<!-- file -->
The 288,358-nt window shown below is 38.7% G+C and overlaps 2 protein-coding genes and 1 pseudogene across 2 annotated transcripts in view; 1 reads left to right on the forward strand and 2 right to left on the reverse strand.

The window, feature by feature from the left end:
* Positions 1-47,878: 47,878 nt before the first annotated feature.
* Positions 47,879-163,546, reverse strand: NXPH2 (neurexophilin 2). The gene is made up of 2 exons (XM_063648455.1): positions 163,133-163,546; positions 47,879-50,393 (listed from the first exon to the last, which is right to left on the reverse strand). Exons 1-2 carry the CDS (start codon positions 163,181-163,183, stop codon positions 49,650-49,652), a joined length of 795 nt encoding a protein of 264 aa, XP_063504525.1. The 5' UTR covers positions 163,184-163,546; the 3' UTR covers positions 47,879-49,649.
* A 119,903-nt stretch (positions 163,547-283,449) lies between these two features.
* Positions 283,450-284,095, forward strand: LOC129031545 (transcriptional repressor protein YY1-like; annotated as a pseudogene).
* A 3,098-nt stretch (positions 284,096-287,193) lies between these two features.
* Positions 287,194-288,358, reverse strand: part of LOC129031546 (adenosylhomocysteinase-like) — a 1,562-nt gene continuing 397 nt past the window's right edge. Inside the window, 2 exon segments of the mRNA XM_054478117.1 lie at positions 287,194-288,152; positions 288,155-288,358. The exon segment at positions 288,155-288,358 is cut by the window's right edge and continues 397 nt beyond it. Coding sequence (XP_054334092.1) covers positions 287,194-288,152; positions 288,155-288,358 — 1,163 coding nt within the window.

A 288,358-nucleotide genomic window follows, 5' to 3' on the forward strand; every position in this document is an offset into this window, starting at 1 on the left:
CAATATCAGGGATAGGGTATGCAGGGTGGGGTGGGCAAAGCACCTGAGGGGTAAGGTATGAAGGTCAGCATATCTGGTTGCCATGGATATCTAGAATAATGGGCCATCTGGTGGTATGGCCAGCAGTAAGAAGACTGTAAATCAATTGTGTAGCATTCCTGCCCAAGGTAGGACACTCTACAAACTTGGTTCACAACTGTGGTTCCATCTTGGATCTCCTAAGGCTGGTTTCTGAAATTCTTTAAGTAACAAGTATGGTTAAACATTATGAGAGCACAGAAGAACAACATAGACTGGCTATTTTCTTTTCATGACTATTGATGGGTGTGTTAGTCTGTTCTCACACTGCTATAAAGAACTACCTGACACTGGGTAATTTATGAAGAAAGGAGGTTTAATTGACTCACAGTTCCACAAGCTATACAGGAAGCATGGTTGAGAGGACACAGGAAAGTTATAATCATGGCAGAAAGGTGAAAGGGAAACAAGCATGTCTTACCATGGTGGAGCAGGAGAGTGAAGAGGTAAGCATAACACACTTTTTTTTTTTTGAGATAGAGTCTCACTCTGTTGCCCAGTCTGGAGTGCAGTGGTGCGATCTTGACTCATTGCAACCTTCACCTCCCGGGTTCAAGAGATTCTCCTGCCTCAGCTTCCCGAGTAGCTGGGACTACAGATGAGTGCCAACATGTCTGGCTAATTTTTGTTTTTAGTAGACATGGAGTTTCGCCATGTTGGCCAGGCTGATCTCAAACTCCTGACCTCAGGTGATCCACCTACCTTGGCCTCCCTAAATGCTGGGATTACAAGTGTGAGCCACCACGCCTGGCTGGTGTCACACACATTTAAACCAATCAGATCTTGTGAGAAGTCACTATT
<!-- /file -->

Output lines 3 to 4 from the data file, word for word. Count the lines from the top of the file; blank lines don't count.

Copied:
* Positions 1-47,878: 47,878 nt before the first annotated feature.
* Positions 47,879-163,546, reverse strand: NXPH2 (neurexophilin 2). The gene is made up of 2 exons (XM_063648455.1): positions 163,133-163,546; positions 47,879-50,393 (listed from the first exon to the last, which is right to left on the reverse strand). Exons 1-2 carry the CDS (start codon positions 163,181-163,183, stop codon positions 49,650-49,652), a joined length of 795 nt encoding a protein of 264 aa, XP_063504525.1. The 5' UTR covers positions 163,184-163,546; the 3' UTR covers positions 47,879-49,649.